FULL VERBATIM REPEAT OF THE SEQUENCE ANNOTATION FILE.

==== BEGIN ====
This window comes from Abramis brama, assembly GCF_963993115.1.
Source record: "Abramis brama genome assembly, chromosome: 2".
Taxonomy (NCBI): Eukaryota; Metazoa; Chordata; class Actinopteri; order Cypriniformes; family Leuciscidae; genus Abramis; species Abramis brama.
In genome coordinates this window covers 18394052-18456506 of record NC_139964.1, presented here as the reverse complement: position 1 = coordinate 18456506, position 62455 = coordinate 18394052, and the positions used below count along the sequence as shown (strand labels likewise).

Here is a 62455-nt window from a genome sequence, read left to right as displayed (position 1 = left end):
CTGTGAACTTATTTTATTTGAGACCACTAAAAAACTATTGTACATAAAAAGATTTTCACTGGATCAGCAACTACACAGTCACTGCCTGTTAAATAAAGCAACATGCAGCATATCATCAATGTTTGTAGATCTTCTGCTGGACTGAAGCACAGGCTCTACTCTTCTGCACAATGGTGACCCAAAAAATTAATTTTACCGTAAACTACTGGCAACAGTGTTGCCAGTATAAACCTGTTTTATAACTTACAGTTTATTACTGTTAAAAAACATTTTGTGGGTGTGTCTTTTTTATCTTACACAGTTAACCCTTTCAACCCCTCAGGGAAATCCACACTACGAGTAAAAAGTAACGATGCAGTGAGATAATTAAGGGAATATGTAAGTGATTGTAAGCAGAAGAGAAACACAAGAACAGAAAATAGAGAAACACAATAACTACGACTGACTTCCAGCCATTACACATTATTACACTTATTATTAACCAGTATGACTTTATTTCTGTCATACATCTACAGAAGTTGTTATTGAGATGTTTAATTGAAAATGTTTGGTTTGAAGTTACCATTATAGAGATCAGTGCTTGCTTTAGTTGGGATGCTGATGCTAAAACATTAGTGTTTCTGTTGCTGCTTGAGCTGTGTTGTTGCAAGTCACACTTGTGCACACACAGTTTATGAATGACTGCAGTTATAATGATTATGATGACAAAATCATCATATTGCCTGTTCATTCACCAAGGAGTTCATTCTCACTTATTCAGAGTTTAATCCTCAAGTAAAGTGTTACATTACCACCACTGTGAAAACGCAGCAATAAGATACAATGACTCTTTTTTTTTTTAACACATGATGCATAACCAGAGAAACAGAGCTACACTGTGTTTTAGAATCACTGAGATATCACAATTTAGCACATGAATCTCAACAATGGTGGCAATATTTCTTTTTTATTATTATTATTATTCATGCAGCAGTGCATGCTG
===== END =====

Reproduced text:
This window comes from Abramis brama, assembly GCF_963993115.1.
Source record: "Abramis brama genome assembly, chromosome: 2".
Taxonomy (NCBI): Eukaryota; Metazoa; Chordata; class Actinopteri; order Cypriniformes; family Leuciscidae; genus Abramis; species Abramis brama.
In genome coordinates this window covers 18394052-18456506 of record NC_139964.1, presented here as the reverse complement: position 1 = coordinate 18456506, position 62455 = coordinate 18394052, and the positions used below count along the sequence as shown (strand labels likewise).

Here is a 62455-nt window from a genome sequence, read left to right as displayed (position 1 = left end):
CTGTGAACTTATTTTATTTGAGACCACTAAAAAACTATTGTACATAAAAAGATTTTCACTGGATCAGCAACTACACAGTCACTGCCTGTTAAATAAAGCAACATGCAGCATATCATCAATGTTTGTAGATCTTCTGCTGGACTGAAGCACAGGCTCTACTCTTCTGCACAATGGTGACCCAAAAAATTAATTTTACCGTAAACTACTGGCAACAGTGTTGCCAGTATAAACCTGTTTTATAACTTACAGTTTATTACTGTTAAAAAACATTTTGTGGGTGTGTCTTTTTTATCTTACACAGTTAACCCTTTCAACCCCTCAGGGAAATCCACACTACGAGTAAAAAGTAACGATGCAGTGAGATAATTAAGGGAATATGTAAGTGATTGTAAGCAGAAGAGAAACACAAGAACAGAAAATAGAGAAACACAATAACTACGACTGACTTCCAGCCATTACACATTATTACACTTATTATTAACCAGTATGACTTTATTTCTGTCATACATCTACAGAAGTTGTTATTGAGATGTTTAATTGAAAATGTTTGGTTTGAAGTTACCATTATAGAGATCAGTGCTTGCTTTAGTTGGGATGCTGATGCTAAAACATTAGTGTTTCTGTTGCTGCTTGAGCTGTGTTGTTGCAAGTCACACTTGTGCACACACAGTTTATGAATGACTGCAGTTATAATGATTATGATGACAAAATCATCATATTGCCTGTTCATTCACCAAGGAGTTCATTCTCACTTATTCAGAGTTTAATCCTCAAGTAAAGTGTTACATTACCACCACTGTGAAAACGCAGCAATAAGATACAATGACTCTTTTTTTTTTTAACACATGATGCATAACCAGAGAAACAGAGCTACACTGTGTTTTAGAATCACTGAGATATCACAATTTAGCACATGAATCTCAACAATGGTGGCAATATTTCTTTTTTATTATTATTATTATTCATGCAGCAGTGCATGCTG